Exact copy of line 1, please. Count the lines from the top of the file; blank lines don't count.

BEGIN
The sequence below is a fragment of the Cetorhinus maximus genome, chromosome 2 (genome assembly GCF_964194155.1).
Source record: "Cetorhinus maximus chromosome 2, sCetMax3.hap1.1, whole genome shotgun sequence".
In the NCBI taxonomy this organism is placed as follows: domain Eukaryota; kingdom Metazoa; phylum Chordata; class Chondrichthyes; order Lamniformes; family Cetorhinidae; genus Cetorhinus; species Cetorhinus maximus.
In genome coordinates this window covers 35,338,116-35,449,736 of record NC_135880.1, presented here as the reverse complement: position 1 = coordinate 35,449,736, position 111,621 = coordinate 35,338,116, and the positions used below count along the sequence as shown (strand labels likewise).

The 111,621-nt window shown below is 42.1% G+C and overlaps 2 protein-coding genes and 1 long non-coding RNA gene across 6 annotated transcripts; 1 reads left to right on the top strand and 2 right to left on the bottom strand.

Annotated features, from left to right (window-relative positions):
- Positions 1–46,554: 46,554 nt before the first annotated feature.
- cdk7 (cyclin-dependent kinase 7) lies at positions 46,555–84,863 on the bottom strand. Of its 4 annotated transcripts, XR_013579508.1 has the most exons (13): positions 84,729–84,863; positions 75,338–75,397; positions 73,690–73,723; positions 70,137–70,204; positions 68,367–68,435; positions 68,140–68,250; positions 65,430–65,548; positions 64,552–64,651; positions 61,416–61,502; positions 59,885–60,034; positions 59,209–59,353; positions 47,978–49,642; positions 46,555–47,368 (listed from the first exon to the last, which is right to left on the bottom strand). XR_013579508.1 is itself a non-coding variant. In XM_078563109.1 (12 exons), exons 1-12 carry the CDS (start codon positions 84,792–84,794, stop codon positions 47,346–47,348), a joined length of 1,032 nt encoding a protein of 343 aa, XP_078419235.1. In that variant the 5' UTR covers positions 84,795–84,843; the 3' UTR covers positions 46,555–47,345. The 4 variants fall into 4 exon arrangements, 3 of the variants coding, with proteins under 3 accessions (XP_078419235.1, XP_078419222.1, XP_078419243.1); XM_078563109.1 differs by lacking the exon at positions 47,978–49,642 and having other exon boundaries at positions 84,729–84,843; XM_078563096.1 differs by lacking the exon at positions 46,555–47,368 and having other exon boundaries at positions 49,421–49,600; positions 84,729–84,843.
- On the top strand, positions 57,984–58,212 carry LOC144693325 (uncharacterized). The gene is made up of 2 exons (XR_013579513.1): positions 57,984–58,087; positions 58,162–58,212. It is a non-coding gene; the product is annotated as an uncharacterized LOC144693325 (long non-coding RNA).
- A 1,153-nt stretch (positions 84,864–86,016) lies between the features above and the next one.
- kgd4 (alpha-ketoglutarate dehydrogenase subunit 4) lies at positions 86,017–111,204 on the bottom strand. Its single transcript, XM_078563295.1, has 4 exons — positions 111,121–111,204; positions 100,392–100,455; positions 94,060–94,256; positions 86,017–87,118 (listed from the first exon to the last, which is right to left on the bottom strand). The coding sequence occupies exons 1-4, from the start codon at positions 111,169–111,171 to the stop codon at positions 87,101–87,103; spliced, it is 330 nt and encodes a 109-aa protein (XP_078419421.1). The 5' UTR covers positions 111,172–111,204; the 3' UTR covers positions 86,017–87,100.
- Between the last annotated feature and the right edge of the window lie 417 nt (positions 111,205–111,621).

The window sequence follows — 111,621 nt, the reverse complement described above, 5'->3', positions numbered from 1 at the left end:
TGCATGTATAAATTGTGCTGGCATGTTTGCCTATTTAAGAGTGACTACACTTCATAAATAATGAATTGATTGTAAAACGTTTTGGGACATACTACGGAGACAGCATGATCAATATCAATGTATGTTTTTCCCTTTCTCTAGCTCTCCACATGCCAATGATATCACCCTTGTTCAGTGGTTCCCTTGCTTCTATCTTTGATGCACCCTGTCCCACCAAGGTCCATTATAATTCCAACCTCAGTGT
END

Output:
The sequence below is a fragment of the Cetorhinus maximus genome, chromosome 2 (genome assembly GCF_964194155.1).